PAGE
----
This activity was developed for the Earth and Space Science strand (Earth’s Dynamic Climate) of the grade 10 Science, Applied course. It was designed to identify the principal components of Earth’s climate system (sun, oceans, atmosphere and topography of land masses) and to create links between human and natural factors and their impact on climate change and global warming. When developing this activity, I was trying to make the topic of climate change more engaging to students. I wanted them to create their own knowledge and make connections between the many variables involved.
Introduction to the unit
The unit was started by viewing a video of Donald Trump that showcased his opinion on the topic of climate change. Students were then asked if they agreed with Trump’s views. A classroom discussion about climate change followed where students presented their opinion on climate change. Since climate change is an ever-present topic in the news, students come to the classroom with significant prior knowledge about this issue. To explore their prior knowledge, poster paper was displayed around the classroom with the following headings:
- What is climate change?
- How do we know climate is changing?
- What affects the climate?
- What are the impacts of climate change?
Students were provided with post-it notes and were asked to write down what they knew about each of these questions and to post their response on the proper poster. This activity highlighted the many misconceptions students have about climate change and helped in the discussions later in the unit.
Explanation of the Activity
In groups of two or three, students were asked to pick one of the seven guiding questions for climate drivers (see attached worksheet). Students needed to research and plan an experiment that would answer their assigned question. They also needed to determine the relationship between the variables they were studying and describe how it related to climate. In order to accomplish this, students were provided with two class periods: a day to research and a day to conduct their experiment and determine the relationship. On the third day, students presented their findings to their peers in an informal setting. Their presentation needed to include a description of their experiment, the variables studied, the relationships between the variables and the links to climate or climate change. A class discussion followed each presentation and the main ideas were identified and included in a Google document to share with the students. To ensure students had a proper understanding of the content, review questions were assigned that covered all the presentations done.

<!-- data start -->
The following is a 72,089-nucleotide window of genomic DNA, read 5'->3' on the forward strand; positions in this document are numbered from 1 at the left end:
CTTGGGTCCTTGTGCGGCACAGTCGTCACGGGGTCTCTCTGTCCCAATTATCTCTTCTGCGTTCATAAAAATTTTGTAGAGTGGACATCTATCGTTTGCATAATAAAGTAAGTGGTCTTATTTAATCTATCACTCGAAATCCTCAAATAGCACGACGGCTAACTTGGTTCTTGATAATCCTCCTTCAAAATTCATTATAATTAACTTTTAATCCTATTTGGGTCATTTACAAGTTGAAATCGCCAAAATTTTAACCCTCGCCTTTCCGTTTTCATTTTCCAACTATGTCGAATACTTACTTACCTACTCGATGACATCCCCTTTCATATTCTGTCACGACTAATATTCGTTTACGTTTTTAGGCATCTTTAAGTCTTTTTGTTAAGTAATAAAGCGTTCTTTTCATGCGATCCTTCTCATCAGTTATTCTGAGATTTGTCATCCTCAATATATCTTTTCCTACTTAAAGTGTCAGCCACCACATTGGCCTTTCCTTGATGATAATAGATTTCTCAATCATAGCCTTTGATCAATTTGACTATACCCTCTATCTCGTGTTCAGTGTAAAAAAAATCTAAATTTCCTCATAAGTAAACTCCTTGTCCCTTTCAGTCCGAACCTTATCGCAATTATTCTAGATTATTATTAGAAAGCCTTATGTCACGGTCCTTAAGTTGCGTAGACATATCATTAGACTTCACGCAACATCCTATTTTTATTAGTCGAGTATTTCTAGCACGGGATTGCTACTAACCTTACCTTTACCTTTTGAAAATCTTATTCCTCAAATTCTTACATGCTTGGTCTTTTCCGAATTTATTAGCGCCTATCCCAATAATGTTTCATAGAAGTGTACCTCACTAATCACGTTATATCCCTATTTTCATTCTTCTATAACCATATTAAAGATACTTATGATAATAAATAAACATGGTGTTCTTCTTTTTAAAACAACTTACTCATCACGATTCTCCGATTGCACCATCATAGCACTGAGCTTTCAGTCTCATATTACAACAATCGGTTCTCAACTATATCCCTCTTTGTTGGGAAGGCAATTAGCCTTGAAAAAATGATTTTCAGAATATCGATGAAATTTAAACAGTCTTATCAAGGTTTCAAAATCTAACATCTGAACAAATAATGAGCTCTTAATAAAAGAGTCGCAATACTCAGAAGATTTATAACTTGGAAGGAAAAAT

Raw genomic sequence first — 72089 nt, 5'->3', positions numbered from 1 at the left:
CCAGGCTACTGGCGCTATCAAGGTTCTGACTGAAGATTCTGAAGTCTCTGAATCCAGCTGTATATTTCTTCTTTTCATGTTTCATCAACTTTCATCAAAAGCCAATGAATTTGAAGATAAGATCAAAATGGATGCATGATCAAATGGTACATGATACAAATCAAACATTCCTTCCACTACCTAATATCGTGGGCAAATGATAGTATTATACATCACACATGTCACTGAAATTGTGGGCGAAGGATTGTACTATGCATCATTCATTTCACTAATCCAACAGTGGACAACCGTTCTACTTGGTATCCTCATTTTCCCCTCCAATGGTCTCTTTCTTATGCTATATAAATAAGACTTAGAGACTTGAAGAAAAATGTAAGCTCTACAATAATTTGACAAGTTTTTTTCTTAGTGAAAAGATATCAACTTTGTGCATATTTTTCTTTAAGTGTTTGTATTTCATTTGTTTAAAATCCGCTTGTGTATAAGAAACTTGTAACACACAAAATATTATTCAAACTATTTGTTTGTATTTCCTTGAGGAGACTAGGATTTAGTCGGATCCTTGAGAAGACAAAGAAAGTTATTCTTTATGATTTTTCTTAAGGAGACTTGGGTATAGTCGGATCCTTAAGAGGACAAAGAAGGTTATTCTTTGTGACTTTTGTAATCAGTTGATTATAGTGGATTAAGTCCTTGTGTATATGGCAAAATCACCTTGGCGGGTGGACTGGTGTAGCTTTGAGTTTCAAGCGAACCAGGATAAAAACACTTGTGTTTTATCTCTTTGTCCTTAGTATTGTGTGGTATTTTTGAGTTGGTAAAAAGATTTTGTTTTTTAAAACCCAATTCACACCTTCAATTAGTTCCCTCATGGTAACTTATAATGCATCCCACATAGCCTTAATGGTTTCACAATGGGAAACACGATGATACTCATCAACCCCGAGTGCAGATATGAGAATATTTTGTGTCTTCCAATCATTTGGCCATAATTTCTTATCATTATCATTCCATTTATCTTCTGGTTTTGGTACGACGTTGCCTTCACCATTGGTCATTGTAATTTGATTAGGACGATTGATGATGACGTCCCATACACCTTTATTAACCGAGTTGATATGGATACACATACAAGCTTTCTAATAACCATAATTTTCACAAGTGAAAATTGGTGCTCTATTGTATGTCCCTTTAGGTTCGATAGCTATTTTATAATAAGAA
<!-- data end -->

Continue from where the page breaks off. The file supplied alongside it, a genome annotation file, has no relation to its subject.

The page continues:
Many students commented that they enjoyed this way of learning. They enjoyed the multiple demonstrations and the hands-on approach. It helped them create links in their learning and made it easier for them to remember the many relationships. Some students were concerned about the absence of teacher handouts (notes). However, the document created highlighting the main ideas and their links to climate helped them structure their learning.
Overall, this activity was well received by the students. They enjoyed this new approached to learning. It did help students create meaningful relationships between the many climate drivers. As a teacher, I’ve also quite enjoyed this experience. It was fun to see students so excited about developing and conducting an experiment. It was rewarding to see the students create their knowledge and making links for themselves instead of simply being receivers of information. The climate change unit was perfect for this as the experiments are simple and safe, and the content is not overly difficult.